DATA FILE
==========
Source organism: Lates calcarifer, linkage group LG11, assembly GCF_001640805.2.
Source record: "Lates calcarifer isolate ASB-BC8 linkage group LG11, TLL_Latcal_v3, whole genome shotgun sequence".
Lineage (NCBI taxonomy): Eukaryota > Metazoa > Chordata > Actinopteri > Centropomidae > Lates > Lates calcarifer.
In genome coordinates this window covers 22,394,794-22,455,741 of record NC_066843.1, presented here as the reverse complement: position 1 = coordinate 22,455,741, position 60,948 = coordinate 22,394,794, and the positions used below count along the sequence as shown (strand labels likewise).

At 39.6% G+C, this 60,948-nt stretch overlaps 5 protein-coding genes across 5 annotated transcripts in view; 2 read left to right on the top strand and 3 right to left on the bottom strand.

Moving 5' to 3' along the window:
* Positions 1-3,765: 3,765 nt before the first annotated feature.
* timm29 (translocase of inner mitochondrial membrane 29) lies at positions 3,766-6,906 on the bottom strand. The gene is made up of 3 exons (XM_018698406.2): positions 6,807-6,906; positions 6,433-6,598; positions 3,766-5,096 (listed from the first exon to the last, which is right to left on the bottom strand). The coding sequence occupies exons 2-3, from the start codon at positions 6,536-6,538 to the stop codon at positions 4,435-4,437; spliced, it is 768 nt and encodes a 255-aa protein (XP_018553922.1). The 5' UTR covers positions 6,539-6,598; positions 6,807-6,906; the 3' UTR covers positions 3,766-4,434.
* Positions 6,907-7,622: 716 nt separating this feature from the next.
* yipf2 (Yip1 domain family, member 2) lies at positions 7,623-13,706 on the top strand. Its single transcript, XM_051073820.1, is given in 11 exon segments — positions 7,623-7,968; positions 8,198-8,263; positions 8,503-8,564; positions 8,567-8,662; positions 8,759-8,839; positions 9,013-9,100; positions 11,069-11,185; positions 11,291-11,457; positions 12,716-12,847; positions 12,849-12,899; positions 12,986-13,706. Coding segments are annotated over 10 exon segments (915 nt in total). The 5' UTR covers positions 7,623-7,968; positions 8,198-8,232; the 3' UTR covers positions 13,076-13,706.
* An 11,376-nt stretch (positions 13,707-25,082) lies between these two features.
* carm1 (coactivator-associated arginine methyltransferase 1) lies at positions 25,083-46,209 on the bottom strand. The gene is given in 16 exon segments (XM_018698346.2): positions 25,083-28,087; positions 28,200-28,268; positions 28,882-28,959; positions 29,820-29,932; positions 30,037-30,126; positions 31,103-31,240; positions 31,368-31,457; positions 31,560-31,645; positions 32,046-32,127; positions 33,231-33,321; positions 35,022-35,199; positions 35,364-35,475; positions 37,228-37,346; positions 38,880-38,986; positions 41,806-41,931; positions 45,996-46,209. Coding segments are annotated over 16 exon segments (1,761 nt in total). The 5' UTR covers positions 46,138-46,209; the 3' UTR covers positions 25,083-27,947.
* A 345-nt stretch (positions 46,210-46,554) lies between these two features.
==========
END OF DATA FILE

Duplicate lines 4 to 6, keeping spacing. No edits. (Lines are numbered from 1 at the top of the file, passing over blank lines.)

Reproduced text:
In genome coordinates this window covers 22,394,794-22,455,741 of record NC_066843.1, presented here as the reverse complement: position 1 = coordinate 22,455,741, position 60,948 = coordinate 22,394,794, and the positions used below count along the sequence as shown (strand labels likewise).

At 39.6% G+C, this 60,948-nt stretch overlaps 5 protein-coding genes across 5 annotated transcripts in view; 2 read left to right on the top strand and 3 right to left on the bottom strand.

Moving 5' to 3' along the window: